I love spring
Saturday April 30th 2022, 9:46 pm
Filed under: Garden,Wildlife

Try to say ‘Pretty pre-pomegranate’ six times fast.

Next to it, the English Morello started blooming a month ago at the bottom and has been slowly working its way towards the sun: the top had stayed so bare that a friend had asked me if it were dead, but a few days ago it burst into blossom.

While the early sour cherries below are already well on their way. Spacing out not just the picking but the pie-making. Nice.

Every time a squirrel goes near the sweet cherry tree, which is much more to its taste, one of a pair of mockingbirds dive-bombs it and it high-tails it, literally, down the fence line. Mrs. M over there might get mad at it for eating her roses but she doesn’t move at the speed of wings.

I’m not sure, but I think the mockers’ nest is tucked somewhere down in the dense tangle of the mango tree. I’m trying not to disturb it.

Eight legs
Friday April 29th 2022, 9:29 pm
Filed under: Wildlife

Did you know that spiders produce different types of silk and it depends on what they’re using it for? That wrap-the-prey silk is different from wrap-the-precious-eggs silk is different from spin-the-web silk? That there can be seven different kinds?

Did you know spider silk is used in bulletproof vests?

I didn’t either.

Seems to me that on the latter all you really need to do is train the spiders to leap out at the bad guys. The jumping Wolf ones might be good for that. The perps will stop right there throwing their hands through their hair over and over screeching, NO NO GET IT OFF ME GET IT OFF ME!

I’m just trying not to look at the pictures too close to bedtime.

Every baby deserves something handmade just for them
Thursday April 28th 2022, 8:59 pm
Filed under: Friends,Knit,Life

The young couple across the street.

The husband showed up on our doorstep about a month ago with the misdelivered birthday box addressed to us of Hawaiian-grown chocolate. It was clear what was inside. We both had a good laugh as I thanked him for being willing to give it up.

A Pod storage unit showed up in their driveway two days ago.

Yesterday evening, I saw her briefly across the street in silhouette: she was!

This morning there was a truck.

I spent too long diving through stash, looking for that perfect skein in my head, sure it must be there, and finally thought, C’mon. Speed. Speed is what matters. Hurry. The undyed (and thankfully already-wound) Rios won, even though my brain was in anything-but-white mode after two months without colors on the needles, and I cast on. It’s more formal anyway, they could use it for more places and to match anything.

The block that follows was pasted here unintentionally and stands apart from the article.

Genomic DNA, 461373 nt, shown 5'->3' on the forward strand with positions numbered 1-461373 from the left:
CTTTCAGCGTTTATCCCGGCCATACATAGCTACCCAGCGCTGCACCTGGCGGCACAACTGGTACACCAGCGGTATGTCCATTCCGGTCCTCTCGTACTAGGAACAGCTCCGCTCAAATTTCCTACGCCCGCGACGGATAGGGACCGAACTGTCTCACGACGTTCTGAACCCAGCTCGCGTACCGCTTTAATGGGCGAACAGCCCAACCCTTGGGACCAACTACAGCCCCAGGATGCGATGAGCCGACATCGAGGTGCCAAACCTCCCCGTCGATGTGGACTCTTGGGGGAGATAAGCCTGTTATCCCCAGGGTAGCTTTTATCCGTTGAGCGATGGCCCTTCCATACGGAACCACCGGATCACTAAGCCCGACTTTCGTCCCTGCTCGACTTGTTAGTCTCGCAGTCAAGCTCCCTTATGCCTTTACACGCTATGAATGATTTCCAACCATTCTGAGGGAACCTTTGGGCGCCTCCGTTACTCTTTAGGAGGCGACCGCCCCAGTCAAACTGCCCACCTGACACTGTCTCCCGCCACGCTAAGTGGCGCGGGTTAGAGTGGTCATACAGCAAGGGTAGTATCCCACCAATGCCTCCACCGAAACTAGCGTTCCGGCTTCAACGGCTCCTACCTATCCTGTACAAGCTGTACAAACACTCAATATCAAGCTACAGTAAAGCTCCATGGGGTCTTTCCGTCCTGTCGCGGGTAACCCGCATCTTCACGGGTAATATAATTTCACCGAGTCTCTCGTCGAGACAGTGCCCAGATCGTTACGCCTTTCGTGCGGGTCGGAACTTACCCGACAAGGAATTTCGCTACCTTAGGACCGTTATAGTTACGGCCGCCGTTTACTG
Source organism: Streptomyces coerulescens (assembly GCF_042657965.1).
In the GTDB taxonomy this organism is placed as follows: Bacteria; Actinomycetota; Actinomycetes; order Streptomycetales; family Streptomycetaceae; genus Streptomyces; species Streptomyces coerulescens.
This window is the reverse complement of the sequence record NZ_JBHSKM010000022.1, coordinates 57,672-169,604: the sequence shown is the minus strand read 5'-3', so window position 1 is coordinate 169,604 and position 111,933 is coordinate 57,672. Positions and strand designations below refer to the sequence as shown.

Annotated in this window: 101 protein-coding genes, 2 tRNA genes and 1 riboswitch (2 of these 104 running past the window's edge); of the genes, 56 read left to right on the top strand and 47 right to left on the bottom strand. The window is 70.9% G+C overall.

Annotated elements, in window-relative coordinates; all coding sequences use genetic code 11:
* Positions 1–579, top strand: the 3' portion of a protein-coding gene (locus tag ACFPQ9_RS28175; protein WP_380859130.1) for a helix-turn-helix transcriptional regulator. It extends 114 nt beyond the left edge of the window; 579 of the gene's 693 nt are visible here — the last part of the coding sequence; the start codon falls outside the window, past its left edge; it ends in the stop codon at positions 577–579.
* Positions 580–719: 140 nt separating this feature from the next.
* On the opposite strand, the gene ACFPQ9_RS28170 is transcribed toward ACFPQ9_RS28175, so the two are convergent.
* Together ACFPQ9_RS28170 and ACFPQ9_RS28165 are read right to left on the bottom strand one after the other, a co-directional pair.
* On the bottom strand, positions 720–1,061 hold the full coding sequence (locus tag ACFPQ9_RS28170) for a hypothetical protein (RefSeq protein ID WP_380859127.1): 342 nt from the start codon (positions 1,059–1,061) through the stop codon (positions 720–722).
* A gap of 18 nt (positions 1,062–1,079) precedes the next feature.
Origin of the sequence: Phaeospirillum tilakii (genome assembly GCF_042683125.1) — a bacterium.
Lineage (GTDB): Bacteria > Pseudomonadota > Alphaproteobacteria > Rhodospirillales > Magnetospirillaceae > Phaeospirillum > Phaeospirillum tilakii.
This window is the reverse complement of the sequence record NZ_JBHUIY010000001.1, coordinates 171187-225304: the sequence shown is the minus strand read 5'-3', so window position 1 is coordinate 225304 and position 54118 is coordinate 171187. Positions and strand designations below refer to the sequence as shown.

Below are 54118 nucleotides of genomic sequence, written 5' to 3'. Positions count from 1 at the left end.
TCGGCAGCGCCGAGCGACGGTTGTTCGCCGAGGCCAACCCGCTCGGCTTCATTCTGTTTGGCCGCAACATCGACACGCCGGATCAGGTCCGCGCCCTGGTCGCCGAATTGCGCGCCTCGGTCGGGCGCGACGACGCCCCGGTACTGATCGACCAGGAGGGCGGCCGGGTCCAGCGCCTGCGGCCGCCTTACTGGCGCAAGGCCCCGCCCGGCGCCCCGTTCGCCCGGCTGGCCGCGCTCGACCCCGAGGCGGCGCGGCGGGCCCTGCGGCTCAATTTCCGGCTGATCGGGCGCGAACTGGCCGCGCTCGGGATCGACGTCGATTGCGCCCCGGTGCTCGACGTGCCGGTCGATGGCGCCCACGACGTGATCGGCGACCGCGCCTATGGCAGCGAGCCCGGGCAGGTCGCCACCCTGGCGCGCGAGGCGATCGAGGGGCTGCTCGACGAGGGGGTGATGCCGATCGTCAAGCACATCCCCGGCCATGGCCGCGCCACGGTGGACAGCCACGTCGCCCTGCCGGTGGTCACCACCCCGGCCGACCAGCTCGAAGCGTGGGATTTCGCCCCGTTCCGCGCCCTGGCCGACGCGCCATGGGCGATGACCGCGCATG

The truck with the Soft Air Pac writing (?) left, a different one arrived. Box trucks, both of them, big ones.

I took a break only because my hands demanded it and fed Richard the fastest microwaved lunch I could think of. (Sorry, dear.) I got back to work. It surprised me how long this was taking me. Go go go. You don’t have time to stop. Go.

1:00 pm: I DID IT! I ran the ends in, wrote a quick note of washing instructions and tucked it inside the hat, found a gift bag, and went over there and knocked on their door.

The mover guy opened it with question marks all over his face: who are you and why are you here now of all times?

But she saw me from across the room and her face lit up as she quickly took his place at the door.

Me, stammering: I saw yesterday–pregnant? Are you–? holding out the bag.

Her: Yes! Thirty weeks. It’s a girl!

Me: I didn’t know your tastes, so, y’know, frog? puppy? lace?, so I just made it plain, but I’ve been knitting like crazy since I saw you.

She laughed with so much joy in her face. So much happy anticipation: towards the next two years abroad, towards her daughter, life, everything, made all the sweeter as she looked at that hat all squished up in a ziplock. It wouldn’t take up much room.

She declared it perfect. She said Oh thank you! when I assured her it was superwash wool, so that while it would fuzz out in the laundry, it wouldn’t shrink, even in the dryer. She saw I knew and still remembered what it’s like with a new baby.

She was so glad to see me to say goodbye before they leave on that temporary assignment and the hat just topped it off.

I didn’t keep her but a minute. I knew she had a ton to do.

The moving van pulled away a half hour later.

Back to it
Wednesday April 27th 2022, 9:07 pm
Filed under: Knit

About three dozen stitches got dropped on both ends of the work when the needle tip simply fell off its cable as I neared the end of the row. See that gray metal down on the left?

Overly slick, pointy enough to draw blood and I was trying to remember the brand name on these needles because I am not a fan. This is why I don’t buy cheap ones (but I did and they were.)

I want to do 66 repeats and I’m on the 63d.

I got everything rescued on another needle and then that was enough. I went outside and gave all the fruit trees their three-minute soak (it used to be five) while spending an hour and a half yanking the meanest of the weeds out by the roots. It felt good.

I still need to go finish that 63d. The day will end right if I know that’s done. Okay, off I go.

Protesting can cut both ways
Tuesday April 26th 2022, 9:55 pm
Filed under: History

It’s not funny, my husband insisted. You can’t condone doing bad things just because someone else is doing bad things.

He’s right. But… I still laughed. I’d only read a description of it and it sounded hilarious. I told him, Bullies only understand being stood up to and some form of that has needed to happen.

And now there’s video.

There’s an Assemblywoman in the East Bay who proposed a bill that would protect women so they couldn’t be charged for having a stillbirth, a miscarriage, or even, for that matter, an abortion. Roe v Wade is still the law of the land and will continue to be in our state.